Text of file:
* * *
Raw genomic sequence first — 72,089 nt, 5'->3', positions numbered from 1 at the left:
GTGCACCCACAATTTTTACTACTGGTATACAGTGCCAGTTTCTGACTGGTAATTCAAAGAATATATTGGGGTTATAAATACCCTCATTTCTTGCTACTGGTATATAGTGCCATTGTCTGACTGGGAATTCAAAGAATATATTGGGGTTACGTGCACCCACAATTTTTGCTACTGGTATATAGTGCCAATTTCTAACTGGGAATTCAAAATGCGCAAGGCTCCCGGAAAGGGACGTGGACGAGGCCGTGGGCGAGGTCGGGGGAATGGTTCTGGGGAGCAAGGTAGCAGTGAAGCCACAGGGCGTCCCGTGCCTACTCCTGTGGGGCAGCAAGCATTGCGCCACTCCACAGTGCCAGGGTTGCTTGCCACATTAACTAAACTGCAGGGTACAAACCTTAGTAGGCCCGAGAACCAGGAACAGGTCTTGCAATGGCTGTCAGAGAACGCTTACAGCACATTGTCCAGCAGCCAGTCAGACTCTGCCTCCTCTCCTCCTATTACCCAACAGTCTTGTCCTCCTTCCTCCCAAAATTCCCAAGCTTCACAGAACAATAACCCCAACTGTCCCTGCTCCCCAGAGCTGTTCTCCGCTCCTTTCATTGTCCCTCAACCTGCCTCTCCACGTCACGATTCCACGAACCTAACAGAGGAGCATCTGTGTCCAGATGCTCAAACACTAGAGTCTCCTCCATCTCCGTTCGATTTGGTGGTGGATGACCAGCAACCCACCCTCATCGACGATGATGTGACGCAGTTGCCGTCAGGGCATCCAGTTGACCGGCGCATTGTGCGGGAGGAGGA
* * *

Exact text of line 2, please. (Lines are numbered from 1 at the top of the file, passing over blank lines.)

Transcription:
GTGCACCCACAATTTTTACTACTGGTATACAGTGCCAGTTTCTGACTGGTAATTCAAAGAATATATTGGGGTTATAAATACCCTCATTTCTTGCTACTGGTATATAGTGCCATTGTCTGACTGGGAATTCAAAGAATATATTGGGGTTACGTGCACCCACAATTTTTGCTACTGGTATATAGTGCCAATTTCTAACTGGGAATTCAAAATGCGCAAGGCTCCCGGAAAGGGACGTGGACGAGGCCGTGGGCGAGGTCGGGGGAATGGTTCTGGGGAGCAAGGTAGCAGTGAAGCCACAGGGCGTCCCGTGCCTACTCCTGTGGGGCAGCAAGCATTGCGCCACTCCACAGTGCCAGGGTTGCTTGCCACATTAACTAAACTGCAGGGTACAAACCTTAGTAGGCCCGAGAACCAGGAACAGGTCTTGCAATGGCTGTCAGAGAACGCTTACAGCACATTGTCCAGCAGCCAGTCAGACTCTGCCTCCTCTCCTCCTATTACCCAACAGTCTTGTCCTCCTTCCTCCCAAAATTCCCAAGCTTCACAGAACAATAACCCCAACTGTCCCTGCTCCCCAGAGCTGTTCTCCGCTCCTTTCATTGTCCCTCAACCTGCCTCTCCACGTCACGATTCCACGAACCTAACAGAGGAGCATCTGTGTCCAGATGCTCAAACACTAGAGTCTCCTCCATCTCCGTTCGATTTGGTGGTGGATGACCAGCAACCCACCCTCATCGACGATGATGTGACGCAGTTGCCGTCAGGGCATCCAGTTGACCGGCGCATTGTGCGGGAGGAGGA